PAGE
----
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Thursday, May 19, 2011

Ticklin' and Noodlin'

An Oncorhynchus Mykiss, or Rainbow Trout
Image courtesy of Jonathunder/Wikipedia.

The ancient Greeks did it; there is reference to it in the Halieutica, considered the greatest work from antiquity on angling.  Aelina, another Greek from 230 C.E., wrote about it in De Natura Animalium, which was published in England in 1565. In 1624, it was mentioned in a ribald English play, Francis Beaumont and John Fletcher's Rule a Wife and Have a Wife.  Shakespeare wrote about it in Twelfth Night and Measure for Measure.  Even Mark Twain mentioned it.

The Salvelinus Agassizi, or Silver Trout (now extinct), 1902.
Image courtesy of Frank MacKie Johnson/Wikipedia.

"It" is trout tickling, the art of rubbing the underbelly of a trout with the fingers.  If it is done right, the trout will go into a trance and then can be caught by hand. Popular among those who don't have any fishing equipment, and by poachers who don't want to be caught with equipment.

Golden trout, image courtesy of Rayfound/Wikipedia.

In Scotland it's called ginniling or guddling.  In England it is illegal, presumably because of the danger of overfishing because of the ease of doing it.  It gives new meaning to the phrase "tickled to death"!

A Greenback trout, image courtesy of Kriscotta/Wikipedia.

There's a similar way of fishing for catfish, called noodling.  Again, this entails using only the hands, and it is primarily done in the southern United States.  It is also called catfisting, dogging, grabbling, graveling, gurgling, hogging, stumping, and tickling.

Lee McFarlin, the noodling guru.
Image courtesy of Wikipedia.

The choice of catfish for this "art" is purposeful.  Since catfish live in holes or under brush in rivers and lakes, they are easy to catch since they tend to dwell in the same place.  A noodler goes underwater in depths ranging from a few feet to sometimes twenty feet, depending on their courage or insanity, depending how you look at it.  The noodler finds the dwelling and puts his/her hand in the hole.  If all goes according to plan, the catfish will latch on to the hand, usually trying to escape the space.  If it's a large catfish (and the largest on record is 650 pounds in Thailand, but most average 40-50 pounds that are caught by noodling), the noodler can then grab onto the gills.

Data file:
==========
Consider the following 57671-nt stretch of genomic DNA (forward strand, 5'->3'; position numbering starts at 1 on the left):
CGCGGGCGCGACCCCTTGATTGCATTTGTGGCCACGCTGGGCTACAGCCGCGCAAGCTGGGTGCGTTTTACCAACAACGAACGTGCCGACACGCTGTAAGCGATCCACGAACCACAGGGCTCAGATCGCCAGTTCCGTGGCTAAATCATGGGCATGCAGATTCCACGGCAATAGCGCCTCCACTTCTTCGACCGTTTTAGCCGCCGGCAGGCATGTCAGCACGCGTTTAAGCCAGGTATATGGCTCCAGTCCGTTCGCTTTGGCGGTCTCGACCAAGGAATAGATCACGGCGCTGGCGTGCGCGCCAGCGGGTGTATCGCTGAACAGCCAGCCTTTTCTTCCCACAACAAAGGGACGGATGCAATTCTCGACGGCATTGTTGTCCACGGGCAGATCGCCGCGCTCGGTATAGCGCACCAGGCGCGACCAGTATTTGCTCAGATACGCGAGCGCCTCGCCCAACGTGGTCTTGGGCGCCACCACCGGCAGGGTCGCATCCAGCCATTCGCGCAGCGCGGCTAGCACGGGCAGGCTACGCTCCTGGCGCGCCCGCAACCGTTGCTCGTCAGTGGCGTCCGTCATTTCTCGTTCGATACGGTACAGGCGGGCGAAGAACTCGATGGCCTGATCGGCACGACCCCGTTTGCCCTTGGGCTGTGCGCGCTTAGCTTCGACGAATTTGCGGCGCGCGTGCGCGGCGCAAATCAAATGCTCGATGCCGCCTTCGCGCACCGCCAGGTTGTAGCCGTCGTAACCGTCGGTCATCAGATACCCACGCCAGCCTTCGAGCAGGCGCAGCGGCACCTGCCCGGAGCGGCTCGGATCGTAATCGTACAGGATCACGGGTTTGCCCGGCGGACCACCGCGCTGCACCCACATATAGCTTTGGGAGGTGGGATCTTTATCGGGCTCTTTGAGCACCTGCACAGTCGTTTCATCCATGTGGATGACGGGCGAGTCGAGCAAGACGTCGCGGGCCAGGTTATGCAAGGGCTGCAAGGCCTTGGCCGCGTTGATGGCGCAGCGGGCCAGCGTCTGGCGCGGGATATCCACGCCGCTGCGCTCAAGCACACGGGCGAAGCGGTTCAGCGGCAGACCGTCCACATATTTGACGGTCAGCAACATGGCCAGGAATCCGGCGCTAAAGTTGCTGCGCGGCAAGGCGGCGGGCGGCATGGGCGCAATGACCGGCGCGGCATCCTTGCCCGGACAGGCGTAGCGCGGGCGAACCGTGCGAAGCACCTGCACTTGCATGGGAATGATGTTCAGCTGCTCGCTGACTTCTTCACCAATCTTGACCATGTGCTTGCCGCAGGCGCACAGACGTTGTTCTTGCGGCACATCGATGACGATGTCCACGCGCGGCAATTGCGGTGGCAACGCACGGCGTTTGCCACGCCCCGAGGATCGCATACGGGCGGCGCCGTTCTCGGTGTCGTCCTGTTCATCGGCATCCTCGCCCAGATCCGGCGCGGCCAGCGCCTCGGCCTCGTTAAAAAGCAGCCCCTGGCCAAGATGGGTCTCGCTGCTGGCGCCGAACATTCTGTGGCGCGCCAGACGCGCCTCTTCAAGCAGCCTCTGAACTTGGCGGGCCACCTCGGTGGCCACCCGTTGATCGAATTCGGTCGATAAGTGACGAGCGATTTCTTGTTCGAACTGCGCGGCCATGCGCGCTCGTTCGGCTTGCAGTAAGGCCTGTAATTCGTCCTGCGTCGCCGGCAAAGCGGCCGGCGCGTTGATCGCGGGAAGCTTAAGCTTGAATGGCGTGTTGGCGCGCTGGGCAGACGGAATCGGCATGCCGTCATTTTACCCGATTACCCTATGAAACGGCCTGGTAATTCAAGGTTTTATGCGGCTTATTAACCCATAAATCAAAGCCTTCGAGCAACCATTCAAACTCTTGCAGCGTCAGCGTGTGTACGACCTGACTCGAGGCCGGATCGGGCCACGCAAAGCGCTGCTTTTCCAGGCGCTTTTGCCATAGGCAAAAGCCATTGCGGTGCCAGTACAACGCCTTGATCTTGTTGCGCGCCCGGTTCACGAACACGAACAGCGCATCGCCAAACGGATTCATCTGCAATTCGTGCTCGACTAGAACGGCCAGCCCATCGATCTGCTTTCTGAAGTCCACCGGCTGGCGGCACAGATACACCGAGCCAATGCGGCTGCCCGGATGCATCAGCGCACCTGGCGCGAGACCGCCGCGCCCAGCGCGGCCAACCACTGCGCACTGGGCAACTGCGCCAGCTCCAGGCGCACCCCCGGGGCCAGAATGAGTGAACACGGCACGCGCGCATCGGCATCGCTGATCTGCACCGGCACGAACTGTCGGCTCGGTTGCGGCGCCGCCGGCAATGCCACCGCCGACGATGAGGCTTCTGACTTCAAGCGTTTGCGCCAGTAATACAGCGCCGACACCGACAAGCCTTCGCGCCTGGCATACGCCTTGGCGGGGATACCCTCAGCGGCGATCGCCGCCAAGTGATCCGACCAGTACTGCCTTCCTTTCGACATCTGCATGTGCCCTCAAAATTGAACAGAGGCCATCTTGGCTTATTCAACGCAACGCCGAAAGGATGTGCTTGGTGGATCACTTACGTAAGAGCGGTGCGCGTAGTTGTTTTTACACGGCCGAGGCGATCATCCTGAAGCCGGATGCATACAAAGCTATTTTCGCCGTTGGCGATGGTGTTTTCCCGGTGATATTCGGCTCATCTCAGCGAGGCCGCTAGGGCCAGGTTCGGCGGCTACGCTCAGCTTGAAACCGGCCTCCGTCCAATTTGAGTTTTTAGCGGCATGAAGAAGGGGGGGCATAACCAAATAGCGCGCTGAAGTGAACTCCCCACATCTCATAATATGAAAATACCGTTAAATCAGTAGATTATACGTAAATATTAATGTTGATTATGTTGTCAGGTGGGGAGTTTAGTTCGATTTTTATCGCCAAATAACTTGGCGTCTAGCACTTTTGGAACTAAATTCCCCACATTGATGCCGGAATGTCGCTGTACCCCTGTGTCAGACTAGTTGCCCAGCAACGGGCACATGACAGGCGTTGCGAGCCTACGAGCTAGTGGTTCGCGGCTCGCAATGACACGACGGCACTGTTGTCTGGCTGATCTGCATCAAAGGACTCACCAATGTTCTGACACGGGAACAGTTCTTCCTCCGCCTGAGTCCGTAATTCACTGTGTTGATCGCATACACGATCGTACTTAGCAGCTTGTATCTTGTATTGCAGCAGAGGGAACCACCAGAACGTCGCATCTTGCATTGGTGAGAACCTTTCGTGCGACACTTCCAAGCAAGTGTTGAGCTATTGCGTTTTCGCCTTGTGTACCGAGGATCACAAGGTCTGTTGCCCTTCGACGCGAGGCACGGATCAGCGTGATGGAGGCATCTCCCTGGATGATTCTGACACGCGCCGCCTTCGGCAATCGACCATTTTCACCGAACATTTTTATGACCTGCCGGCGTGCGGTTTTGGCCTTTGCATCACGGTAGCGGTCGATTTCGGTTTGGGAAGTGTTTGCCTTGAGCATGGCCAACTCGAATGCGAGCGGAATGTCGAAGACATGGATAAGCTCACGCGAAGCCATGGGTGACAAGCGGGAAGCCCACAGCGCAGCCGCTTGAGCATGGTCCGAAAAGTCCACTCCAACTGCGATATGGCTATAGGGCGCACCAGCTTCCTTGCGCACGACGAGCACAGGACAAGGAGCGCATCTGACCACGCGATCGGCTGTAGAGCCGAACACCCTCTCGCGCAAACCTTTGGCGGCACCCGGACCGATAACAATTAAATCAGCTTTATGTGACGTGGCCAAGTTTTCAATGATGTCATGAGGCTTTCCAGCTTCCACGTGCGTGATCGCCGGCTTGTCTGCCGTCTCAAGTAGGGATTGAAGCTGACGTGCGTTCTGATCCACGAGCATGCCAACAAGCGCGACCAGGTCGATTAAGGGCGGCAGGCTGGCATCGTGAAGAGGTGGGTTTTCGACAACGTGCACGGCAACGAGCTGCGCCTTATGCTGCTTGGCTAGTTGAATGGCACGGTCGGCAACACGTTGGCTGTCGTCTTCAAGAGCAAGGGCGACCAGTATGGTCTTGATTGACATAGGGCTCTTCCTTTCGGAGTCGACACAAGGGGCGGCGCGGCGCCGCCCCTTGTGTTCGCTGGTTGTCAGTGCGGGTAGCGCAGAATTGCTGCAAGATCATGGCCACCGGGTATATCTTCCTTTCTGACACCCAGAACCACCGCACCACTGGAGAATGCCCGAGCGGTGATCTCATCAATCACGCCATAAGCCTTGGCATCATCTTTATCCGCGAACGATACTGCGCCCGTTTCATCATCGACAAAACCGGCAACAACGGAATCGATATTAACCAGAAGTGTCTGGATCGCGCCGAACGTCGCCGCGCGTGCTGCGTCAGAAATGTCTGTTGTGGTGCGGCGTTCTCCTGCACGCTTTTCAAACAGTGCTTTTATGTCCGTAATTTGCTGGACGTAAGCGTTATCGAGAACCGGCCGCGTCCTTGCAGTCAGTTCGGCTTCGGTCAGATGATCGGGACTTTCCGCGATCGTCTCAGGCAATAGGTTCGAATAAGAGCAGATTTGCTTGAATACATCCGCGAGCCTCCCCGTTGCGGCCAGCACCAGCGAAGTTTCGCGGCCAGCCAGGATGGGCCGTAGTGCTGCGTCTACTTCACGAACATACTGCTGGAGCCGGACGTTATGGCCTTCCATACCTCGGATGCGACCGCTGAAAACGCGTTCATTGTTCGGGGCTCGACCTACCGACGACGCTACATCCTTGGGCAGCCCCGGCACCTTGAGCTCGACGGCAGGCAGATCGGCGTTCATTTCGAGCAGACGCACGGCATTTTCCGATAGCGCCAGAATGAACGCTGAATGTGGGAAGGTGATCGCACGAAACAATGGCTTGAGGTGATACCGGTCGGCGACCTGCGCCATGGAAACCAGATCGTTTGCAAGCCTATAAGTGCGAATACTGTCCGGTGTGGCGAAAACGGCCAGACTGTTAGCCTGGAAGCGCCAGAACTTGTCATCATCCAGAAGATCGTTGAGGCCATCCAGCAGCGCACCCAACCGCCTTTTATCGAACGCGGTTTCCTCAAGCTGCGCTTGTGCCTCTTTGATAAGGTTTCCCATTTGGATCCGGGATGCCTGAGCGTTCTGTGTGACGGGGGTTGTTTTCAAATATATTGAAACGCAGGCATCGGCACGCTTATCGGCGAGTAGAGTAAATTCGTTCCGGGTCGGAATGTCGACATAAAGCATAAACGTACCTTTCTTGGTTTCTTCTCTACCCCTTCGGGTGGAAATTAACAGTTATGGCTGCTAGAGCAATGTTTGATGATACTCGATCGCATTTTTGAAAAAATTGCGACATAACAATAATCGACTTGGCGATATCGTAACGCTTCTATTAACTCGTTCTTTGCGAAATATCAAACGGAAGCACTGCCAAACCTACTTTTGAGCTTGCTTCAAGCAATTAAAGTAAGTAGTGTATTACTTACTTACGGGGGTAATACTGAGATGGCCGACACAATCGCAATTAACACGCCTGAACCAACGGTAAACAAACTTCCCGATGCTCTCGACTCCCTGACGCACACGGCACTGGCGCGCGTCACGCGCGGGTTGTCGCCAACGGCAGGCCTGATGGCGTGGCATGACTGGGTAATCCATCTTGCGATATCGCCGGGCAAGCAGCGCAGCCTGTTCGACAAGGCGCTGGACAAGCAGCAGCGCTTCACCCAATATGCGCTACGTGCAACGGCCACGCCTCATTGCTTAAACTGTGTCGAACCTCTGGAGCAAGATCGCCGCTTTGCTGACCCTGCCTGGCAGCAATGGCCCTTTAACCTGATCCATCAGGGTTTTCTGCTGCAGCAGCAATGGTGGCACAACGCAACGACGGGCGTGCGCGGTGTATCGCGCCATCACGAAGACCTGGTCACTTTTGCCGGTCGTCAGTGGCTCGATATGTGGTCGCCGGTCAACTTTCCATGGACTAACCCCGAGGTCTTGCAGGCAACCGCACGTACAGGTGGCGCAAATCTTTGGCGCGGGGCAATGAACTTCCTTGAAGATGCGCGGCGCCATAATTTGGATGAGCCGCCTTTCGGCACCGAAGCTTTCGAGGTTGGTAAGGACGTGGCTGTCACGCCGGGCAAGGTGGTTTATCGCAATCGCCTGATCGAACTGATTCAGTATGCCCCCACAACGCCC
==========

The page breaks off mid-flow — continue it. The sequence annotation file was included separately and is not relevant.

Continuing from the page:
The channel catfish is the one most often caught by noodling.
Image courtesy of Wikipedia.

Usually a spotter is needed to help bring in the catfish.  Once it bites it tends to hold on for a while, and if the noodler dove to get at the catfish hole there may be some difficulty coming up for air holding on to the catfish.  There are dangers involved.  The bite can result in superficial and minor wounds, or in the extreme can lead to loss of fingers, which can be prevented by wearing gloves.  If the noodler dives for a deep hole there is the risk of drowning.  But more importantly other aquatic life may be in the hole.  Things like alligators, beavers, muskrats, snakes, or snapping turtles.

An Eel-tail catfish, image courtesy of Wikipedia.

Catfish are unusual in themselves.  For one thing they have no scales.  This saves them from being eaten by those following a kosher diet.  They have small eyes, since they use their barbels to seek food.  These whisker-like organs, which gave catfish their name, house their taste buds, and they use them to search for food in murky water.  Catfish are bottom-feeders, which is why noodlers sometimes have to dive to noodle them.

Drawing of a catfish's barbels by Pearson Scott Foresman/Wikipedia.

Currently it is only legal in eleven states in the U.S.:  Alabama, Arkansas, Georgia, Illinois, Kansas, Kentucky, Louisiana, Mississippi, Missouri, Oklahoma, and Tennessee. Laws change frequently, and a noodler needs to check state laws and regulations. It is illegal, again as in trout tickling, so as not to threaten the population if too many mature fish are caught, and because of the dangers.

The Pylodictis Olivaris or Flathead Catfish.
Image courtesy of Eric Engbretson/U.S. Fish and Wildlife Service.

These two age-old angling methods are at least more of sport than using equipment - mano a mano, so to speak.  But I prefer real cats, and tickling their bellies.

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